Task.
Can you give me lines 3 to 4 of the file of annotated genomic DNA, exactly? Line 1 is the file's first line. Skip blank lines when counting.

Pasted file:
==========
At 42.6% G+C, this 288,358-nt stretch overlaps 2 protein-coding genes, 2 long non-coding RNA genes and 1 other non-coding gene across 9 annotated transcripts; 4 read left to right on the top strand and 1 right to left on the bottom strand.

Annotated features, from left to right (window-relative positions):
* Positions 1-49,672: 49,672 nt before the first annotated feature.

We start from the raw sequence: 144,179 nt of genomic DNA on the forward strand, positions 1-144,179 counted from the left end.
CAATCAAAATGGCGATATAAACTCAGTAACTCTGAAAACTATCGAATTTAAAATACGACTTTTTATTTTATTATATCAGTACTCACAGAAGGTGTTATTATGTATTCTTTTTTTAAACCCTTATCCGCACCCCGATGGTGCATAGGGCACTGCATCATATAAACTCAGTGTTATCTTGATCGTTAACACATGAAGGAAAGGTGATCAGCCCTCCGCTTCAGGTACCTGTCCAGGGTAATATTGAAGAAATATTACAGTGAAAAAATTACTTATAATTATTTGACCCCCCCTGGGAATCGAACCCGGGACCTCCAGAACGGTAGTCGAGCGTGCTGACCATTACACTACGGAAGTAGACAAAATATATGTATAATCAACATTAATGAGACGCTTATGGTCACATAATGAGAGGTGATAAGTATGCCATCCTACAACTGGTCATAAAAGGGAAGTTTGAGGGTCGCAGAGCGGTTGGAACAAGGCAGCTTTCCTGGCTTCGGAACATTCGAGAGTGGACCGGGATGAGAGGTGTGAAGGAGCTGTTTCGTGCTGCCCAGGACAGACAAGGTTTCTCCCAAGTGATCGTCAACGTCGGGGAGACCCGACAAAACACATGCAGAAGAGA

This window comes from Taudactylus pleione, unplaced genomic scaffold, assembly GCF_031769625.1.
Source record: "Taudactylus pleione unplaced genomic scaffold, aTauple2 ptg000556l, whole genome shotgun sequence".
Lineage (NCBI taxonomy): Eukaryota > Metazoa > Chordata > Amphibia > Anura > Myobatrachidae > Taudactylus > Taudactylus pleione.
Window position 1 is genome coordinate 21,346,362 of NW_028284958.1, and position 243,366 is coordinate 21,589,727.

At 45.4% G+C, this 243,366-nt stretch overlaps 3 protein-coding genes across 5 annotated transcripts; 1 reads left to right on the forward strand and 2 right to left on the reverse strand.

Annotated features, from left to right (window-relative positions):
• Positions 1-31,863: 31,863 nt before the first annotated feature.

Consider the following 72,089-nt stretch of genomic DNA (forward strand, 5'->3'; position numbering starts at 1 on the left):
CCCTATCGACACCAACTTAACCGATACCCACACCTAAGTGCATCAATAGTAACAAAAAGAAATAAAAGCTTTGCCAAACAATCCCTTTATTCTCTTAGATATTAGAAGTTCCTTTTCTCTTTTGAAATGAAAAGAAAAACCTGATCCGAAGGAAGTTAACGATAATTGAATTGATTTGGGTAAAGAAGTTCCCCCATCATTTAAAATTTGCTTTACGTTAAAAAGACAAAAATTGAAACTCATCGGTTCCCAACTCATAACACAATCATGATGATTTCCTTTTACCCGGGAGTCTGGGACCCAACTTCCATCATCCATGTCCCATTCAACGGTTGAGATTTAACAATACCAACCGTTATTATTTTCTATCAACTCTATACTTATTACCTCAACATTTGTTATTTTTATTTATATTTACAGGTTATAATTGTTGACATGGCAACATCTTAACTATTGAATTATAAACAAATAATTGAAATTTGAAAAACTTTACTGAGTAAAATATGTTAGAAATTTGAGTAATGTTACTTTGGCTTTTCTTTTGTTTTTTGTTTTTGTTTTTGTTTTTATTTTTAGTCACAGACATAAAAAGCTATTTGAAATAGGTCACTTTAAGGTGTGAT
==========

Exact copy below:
* Positions 1-49,672: 49,672 nt before the first annotated feature.

We start from the raw sequence: 144,179 nt of genomic DNA on the forward strand, positions 1-144,179 counted from the left end.